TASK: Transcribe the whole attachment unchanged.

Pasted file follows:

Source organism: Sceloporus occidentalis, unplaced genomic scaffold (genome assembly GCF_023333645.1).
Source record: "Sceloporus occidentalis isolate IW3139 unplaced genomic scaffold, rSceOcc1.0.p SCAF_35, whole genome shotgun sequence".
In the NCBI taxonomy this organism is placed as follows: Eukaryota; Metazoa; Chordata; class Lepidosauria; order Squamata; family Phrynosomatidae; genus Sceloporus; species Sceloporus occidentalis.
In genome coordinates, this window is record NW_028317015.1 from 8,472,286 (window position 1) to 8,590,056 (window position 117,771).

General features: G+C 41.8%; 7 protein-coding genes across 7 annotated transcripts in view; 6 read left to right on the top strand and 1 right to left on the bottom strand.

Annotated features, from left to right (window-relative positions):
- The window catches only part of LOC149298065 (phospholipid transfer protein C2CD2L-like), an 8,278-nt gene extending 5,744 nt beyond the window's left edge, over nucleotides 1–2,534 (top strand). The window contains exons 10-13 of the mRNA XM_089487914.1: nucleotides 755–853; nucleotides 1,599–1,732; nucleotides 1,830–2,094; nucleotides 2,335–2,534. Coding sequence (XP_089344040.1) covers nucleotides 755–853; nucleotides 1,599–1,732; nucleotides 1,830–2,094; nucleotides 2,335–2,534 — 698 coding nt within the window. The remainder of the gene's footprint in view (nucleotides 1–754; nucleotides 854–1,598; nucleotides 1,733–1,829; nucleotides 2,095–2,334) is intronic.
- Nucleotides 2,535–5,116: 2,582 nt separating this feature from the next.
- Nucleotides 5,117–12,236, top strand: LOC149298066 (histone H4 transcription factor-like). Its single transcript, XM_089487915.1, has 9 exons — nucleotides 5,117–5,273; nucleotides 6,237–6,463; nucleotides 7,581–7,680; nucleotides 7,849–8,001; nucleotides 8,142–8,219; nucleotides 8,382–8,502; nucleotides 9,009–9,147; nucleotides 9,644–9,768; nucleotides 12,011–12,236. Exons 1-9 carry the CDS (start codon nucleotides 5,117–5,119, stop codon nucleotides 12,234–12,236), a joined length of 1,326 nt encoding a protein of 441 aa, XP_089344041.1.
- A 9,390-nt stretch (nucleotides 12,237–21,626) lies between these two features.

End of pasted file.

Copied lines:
Source organism: Sceloporus occidentalis, unplaced genomic scaffold (genome assembly GCF_023333645.1).
Source record: "Sceloporus occidentalis isolate IW3139 unplaced genomic scaffold, rSceOcc1.0.p SCAF_35, whole genome shotgun sequence".
In the NCBI taxonomy this organism is placed as follows: Eukaryota; Metazoa; Chordata; class Lepidosauria; order Squamata; family Phrynosomatidae; genus Sceloporus; species Sceloporus occidentalis.
In genome coordinates, this window is record NW_028317015.1 from 8,472,286 (window position 1) to 8,590,056 (window position 117,771).

General features: G+C 41.8%; 7 protein-coding genes across 7 annotated transcripts in view; 6 read left to right on the top strand and 1 right to left on the bottom strand.

Annotated features, from left to right (window-relative positions):
- The window catches only part of LOC149298065 (phospholipid transfer protein C2CD2L-like), an 8,278-nt gene extending 5,744 nt beyond the window's left edge, over nucleotides 1–2,534 (top strand). The window contains exons 10-13 of the mRNA XM_089487914.1: nucleotides 755–853; nucleotides 1,599–1,732; nucleotides 1,830–2,094; nucleotides 2,335–2,534. Coding sequence (XP_089344040.1) covers nucleotides 755–853; nucleotides 1,599–1,732; nucleotides 1,830–2,094; nucleotides 2,335–2,534 — 698 coding nt within the window. The remainder of the gene's footprint in view (nucleotides 1–754; nucleotides 854–1,598; nucleotides 1,733–1,829; nucleotides 2,095–2,334) is intronic.
- Nucleotides 2,535–5,116: 2,582 nt separating this feature from the next.
- Nucleotides 5,117–12,236, top strand: LOC149298066 (histone H4 transcription factor-like). Its single transcript, XM_089487915.1, has 9 exons — nucleotides 5,117–5,273; nucleotides 6,237–6,463; nucleotides 7,581–7,680; nucleotides 7,849–8,001; nucleotides 8,142–8,219; nucleotides 8,382–8,502; nucleotides 9,009–9,147; nucleotides 9,644–9,768; nucleotides 12,011–12,236. Exons 1-9 carry the CDS (start codon nucleotides 5,117–5,119, stop codon nucleotides 12,234–12,236), a joined length of 1,326 nt encoding a protein of 441 aa, XP_089344041.1.
- A 9,390-nt stretch (nucleotides 12,237–21,626) lies between these two features.